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Well I found my path!!!!

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  • Well I found my path!!!!

    With so much money and chips laying around, I figure there must be stories of employees trying to steal from casinos, but my boyfriend says there's too much surveillance for anyone to even try an "inside job." Who's right?

    You are.
    For this answer, we turned to a friend of ours, a stealth casino manager we'll call Arnie Rothstein (to protect his identity). We asked him to share with us -- and you -- a few of the "weirdest, cleverest, biggest, smallest, funniest, stupidest, and saddest episodes of casino-employee theft" that he's encountered in his long experience in the casino business.
    Here they are.
    My Friends Were Worried about Me
    And that's why he's doing time. A cage employee took racks of casino checks [gaming chips] in excess of a million dollars. The employee did so by removing the racks that were the farthest back on the lowest part of their storage shelf over a period of time. The cage employees failed to notice the missing checks and simply assumed that the casino's entire chip inventory was present an accounted for. Thus, they just entered them as a matter of course in on the shift-assumption tally sheet. This went on for months.
    The guilty employee slowly cycled a good portion of the stolen chips back to the casino, using agents and friends to get the cash. Finally, he just disappeared, leaving town for the Bahamas.
    After several months, a group of his friends became worried about him and filed a missing-persons report. Because he was a casino cage employee, the story went out over the wires. It was just his luck that, while drinking a beer at a beach bar, he saw his photo on television. He didn't hear the story (the volume was turned down), so he assumed that the feds were on to him. He then went directly to the authorities and turned himself in.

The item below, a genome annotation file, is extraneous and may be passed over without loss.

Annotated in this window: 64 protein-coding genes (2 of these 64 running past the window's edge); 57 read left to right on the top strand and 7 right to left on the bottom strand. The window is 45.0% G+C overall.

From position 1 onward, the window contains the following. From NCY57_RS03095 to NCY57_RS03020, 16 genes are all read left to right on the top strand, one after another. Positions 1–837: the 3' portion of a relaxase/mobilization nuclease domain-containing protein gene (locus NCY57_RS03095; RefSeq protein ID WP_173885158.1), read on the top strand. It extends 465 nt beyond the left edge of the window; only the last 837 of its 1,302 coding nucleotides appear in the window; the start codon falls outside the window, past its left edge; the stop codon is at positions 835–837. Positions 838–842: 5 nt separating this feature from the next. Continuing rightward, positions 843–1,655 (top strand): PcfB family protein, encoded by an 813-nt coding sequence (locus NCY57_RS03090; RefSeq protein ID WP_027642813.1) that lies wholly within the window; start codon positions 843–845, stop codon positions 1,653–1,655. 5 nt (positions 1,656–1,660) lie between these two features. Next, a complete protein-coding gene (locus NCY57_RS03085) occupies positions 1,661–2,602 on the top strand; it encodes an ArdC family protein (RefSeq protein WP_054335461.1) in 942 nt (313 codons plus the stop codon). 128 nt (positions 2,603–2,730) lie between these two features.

The Bahamians didn't quite understand him, so he wrote out a full confession, which was quickly faxed to the Missing Persons Bureau. Needless to say the Bureau was taken aback by the confession to a major crime from an individual who was either dead or gone.
    The employee was arrested, tried, convicted, and sentenced to 20 plus full restitution. He turned on everyone who helped him and they too were sentenced to lengthy sentences.
    Go On, Take the Money and Run
    But use a change cart; it's easier that way.
    This crime took place on opening night in a Midwest casino about seven years ago, only a couple of years after the state passed legislation allowing for Nevada-style gambling. Table floats bulging, slot hoppers were overflowing, and the change carts were full. Everyone was excited and anticipating a hard and busy opening night. Everyone, that is, except for a couple of change people.
    It seems that these two young girls had filled their change carts with about $80,000-plus, with the intention of pushing them right out the casino door into a waiting vehicle. The girls and their change carts weren't discovered missing for two days.
    It also turned out that the thievesí was gaming permit cards hadnít been approved, due to the Control Board being overloaded with permit requests, and that both girls had applied with fake Social Security numbers and altered photographs (wigs, added moles, and exaggerated weight). They were never caught.
    I'll Take that Lamp and Matching Headboard -- Aw Hell, I'll Take It All!
    This one took place at a northern Nevada casino about five years ago.
    One Friday night, a housekeeper was dispatched to clean one of the finer suites on the eve of the arrival of a high roller. The previous guests of the suite had requested and received a late check-out time. The hotel manager had it timed down to the minute. The housekeeper had about an hour to make up the room.
    The next morning, another maid reported that the room was empty and she meant empty! Everything -- from the TV to the bed -- was missing. The hotel manager was completely flummoxed. How could a room that was occupied overnight by a guy who expected to be treated like royalty be completely devoid of furniture without a peep from the high roller?